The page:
Another highlight of ceramic tile bathroom flooring is its long-term value. Though ceramic tile costs a pretty penny up front, you’ll make up for the high cost with an improved home resell value. You’ll also likely have less upkeep to do and pay for with ceramic bathroom floor tile.

Ceramic tile flooring is also notable for the range of options available in this bathroom flooring material. In addition to natural colors, textures, and styles, ceramic tile that mimics wood is also available on the market to purchase and install.

7. Porcelain Tile Bathroom Flooring

Source: HGTV

When it comes to bathroom flooring, few materials are better than porcelain tile.

A part of the ceramic tile family, porcelain takes waterproof flooring up a notch. While ceramic floor tile absorbs a small amount of water, porcelain absorbs even less than that. In fact, the Porcelain Tile Certification Agency requires all porcelain tiles to absorb less than 0.5% water, making porcelain an essentially waterproof flooring material.

Interestingly, porcelain tile bathroom flooring is almost too waterproof. Though porcelain tile floors work wonders in bathrooms with showers and bathtubs, there’s little to no reason to use it in a half bathroom, as there is much less possibility of large amounts of water falling onto and sitting on the floor.

So, what makes porcelain tile amazing aside from the fact that it is practically waterproof? The answer to that question is its outstanding looks. Porcelain tile is an excellent bathroom flooring option for modern or contemporary style bathrooms. In addition to its water resistance and good looks, a bathroom with a floor made using this flooring type is surprisingly cheap! Porcelain tile bathroom flooring comes in at around the same price as vinyl flooring does.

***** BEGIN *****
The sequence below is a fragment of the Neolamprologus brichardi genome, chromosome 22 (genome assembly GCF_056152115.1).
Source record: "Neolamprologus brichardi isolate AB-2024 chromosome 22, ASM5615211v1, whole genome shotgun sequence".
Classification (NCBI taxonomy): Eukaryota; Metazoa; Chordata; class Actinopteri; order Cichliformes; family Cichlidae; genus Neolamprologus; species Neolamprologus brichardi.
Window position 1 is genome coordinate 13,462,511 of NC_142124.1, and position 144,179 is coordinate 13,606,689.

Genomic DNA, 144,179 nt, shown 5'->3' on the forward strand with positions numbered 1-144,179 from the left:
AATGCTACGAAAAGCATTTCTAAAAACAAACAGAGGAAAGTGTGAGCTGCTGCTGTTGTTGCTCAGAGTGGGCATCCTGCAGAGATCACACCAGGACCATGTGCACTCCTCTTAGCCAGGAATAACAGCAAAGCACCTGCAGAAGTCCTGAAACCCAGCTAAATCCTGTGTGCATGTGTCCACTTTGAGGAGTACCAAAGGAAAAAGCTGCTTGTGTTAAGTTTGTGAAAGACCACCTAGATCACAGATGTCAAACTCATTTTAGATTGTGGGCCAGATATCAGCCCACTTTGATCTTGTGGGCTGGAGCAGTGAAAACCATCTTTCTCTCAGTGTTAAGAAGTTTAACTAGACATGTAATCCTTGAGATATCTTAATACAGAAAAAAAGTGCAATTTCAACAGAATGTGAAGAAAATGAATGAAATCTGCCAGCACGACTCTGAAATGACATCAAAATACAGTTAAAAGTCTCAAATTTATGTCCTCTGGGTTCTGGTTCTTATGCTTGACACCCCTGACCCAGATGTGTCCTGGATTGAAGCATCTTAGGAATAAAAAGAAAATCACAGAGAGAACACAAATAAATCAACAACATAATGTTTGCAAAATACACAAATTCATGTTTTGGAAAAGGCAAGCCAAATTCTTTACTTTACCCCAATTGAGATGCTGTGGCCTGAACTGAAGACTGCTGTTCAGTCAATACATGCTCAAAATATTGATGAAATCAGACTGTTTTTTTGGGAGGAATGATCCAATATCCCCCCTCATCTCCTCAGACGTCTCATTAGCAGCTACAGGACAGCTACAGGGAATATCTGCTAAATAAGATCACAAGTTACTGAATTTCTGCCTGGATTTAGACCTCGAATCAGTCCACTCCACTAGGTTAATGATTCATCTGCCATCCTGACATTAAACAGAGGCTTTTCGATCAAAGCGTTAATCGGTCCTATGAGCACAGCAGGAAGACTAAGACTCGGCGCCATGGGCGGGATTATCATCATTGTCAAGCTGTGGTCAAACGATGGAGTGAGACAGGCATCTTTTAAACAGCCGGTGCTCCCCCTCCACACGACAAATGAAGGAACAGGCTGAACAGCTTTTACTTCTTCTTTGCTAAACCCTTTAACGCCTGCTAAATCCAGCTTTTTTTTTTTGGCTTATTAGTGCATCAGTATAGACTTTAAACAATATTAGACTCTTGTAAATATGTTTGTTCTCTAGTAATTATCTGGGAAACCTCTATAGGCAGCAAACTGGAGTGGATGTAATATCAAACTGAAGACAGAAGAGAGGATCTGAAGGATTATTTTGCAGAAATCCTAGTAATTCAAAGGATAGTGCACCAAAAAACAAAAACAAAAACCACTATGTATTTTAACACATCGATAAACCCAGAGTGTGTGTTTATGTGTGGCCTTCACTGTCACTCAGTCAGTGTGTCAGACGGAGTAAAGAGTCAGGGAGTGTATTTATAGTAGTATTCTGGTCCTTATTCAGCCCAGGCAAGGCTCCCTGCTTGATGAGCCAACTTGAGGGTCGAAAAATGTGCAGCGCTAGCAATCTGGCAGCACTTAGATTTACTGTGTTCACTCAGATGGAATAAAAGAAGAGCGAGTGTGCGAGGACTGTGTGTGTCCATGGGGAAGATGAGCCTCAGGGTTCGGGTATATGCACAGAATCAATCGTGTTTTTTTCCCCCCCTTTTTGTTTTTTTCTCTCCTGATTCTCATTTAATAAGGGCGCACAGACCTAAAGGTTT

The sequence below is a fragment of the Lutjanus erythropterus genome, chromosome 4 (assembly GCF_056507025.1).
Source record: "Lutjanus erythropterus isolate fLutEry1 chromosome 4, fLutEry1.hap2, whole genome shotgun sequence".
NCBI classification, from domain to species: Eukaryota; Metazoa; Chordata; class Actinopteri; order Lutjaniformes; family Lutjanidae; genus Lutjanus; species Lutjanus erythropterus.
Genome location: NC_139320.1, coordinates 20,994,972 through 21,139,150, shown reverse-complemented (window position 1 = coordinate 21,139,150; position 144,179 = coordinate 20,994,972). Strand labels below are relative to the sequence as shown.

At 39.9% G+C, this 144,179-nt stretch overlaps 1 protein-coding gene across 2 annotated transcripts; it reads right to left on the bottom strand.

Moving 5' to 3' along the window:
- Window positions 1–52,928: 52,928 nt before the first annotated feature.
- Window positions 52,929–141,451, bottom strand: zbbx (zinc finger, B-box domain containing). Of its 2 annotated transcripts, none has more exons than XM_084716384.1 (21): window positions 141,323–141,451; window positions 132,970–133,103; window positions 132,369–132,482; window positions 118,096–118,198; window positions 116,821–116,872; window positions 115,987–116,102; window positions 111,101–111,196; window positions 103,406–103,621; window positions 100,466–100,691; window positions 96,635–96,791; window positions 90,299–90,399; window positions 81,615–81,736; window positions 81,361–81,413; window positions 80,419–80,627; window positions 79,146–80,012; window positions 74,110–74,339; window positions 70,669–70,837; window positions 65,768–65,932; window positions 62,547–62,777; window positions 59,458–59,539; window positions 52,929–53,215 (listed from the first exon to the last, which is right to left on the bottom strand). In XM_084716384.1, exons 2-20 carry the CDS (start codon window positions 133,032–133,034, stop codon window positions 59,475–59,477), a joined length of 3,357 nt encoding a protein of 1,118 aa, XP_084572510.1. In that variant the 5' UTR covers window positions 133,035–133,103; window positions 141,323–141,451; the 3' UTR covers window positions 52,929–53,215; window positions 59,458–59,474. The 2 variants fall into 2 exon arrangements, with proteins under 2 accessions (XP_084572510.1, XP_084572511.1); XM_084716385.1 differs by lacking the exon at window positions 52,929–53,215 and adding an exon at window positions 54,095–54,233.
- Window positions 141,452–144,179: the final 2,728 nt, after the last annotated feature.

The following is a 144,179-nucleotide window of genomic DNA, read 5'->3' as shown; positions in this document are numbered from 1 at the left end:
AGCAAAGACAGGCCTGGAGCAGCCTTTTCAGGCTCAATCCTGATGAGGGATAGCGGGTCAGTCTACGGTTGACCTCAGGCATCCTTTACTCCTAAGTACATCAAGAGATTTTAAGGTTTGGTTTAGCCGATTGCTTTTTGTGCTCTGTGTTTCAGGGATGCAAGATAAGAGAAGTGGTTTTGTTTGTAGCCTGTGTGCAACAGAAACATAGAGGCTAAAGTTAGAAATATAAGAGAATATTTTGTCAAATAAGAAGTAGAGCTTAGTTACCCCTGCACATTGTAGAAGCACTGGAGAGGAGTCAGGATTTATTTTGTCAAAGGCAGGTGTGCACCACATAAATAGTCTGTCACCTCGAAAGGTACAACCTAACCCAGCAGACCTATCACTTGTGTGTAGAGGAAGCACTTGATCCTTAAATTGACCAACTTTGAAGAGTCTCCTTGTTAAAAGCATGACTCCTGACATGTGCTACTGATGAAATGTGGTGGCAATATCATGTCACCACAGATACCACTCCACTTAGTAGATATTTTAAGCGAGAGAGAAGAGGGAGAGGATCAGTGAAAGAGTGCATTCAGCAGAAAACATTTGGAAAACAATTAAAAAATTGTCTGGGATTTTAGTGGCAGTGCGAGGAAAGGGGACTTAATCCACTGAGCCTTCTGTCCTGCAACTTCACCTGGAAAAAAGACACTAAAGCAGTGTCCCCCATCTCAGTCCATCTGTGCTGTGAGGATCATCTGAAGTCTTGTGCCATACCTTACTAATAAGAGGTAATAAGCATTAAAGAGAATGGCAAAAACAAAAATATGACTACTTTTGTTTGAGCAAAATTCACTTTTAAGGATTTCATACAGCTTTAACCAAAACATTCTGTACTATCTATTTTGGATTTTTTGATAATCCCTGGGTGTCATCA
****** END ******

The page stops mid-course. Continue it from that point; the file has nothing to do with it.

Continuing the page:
One small negative to keep in mind when considering porcelain tile as a bathroom flooring option is that porcelain tile becomes very slick when it gets wet, as it doesn’t absorb almost any water. This means that the water sits atop the tile, and as the tile is very smooth, a bathroom floor made from porcelain tiles can become very dangerous.

8. Natural Stone Tile Bathroom Flooring

Source: 1 MLN Bathroom Tile Ideas

Natural stone is quite a popular bathroom flooring option for those that desire a luxuriously modern look.

Stone tile flooring is available in numerous varieties. The most popular of these include marble, limestone, and travertine. Thanks to these materials’ level of waterproofing, all three are great bathroom floor options.

In addition to its waterproof nature and timeless good looks, natural stone tile bathroom flooring is loved for its long lifespan. With proper maintenance, natural stone flooring can last a lifetime. Not only this, but adding stone tile flooring to a bathroom does wonders to improve a home’s overall value. If you sell your home in the future, you’re sure to make money back thanks to a natural stone investment.

Another key highlight of using natural stone tile in bathroom flooring is how easy it is to repair. If you scratch, crack, stain, or otherwise damage a tile, often just the damaged tile or tiles can be replaced. There’s no reason to replace the entire floor when your bathroom floor is made from natural stone!

9. Concrete Bathroom Flooring

Source: Pinterest

Concrete flooring gives your bathroom a unique, modern, and industrial look.

Concrete acts as both the structural floor and its finished top layer. Its single-material design makes concrete a cost-effective and eco-friendly flooring choice. Concrete bathroom flooring is also notable for its strength and durability. It’s completely water-resistant and very hard to scratch, stain, and otherwise damage.

The biggest downside to concrete as a bathroom flooring option is that it is difficult and expensive to replace. If one part is damaged, usually the entire slab must be replaced. On the other hand, you can simply lay a different flooring material over your concrete flooring if the damage is minor. You can even lay a different material down if you simply grow tired of concrete one day. There are not many other bathroom flooring materials that make this possible.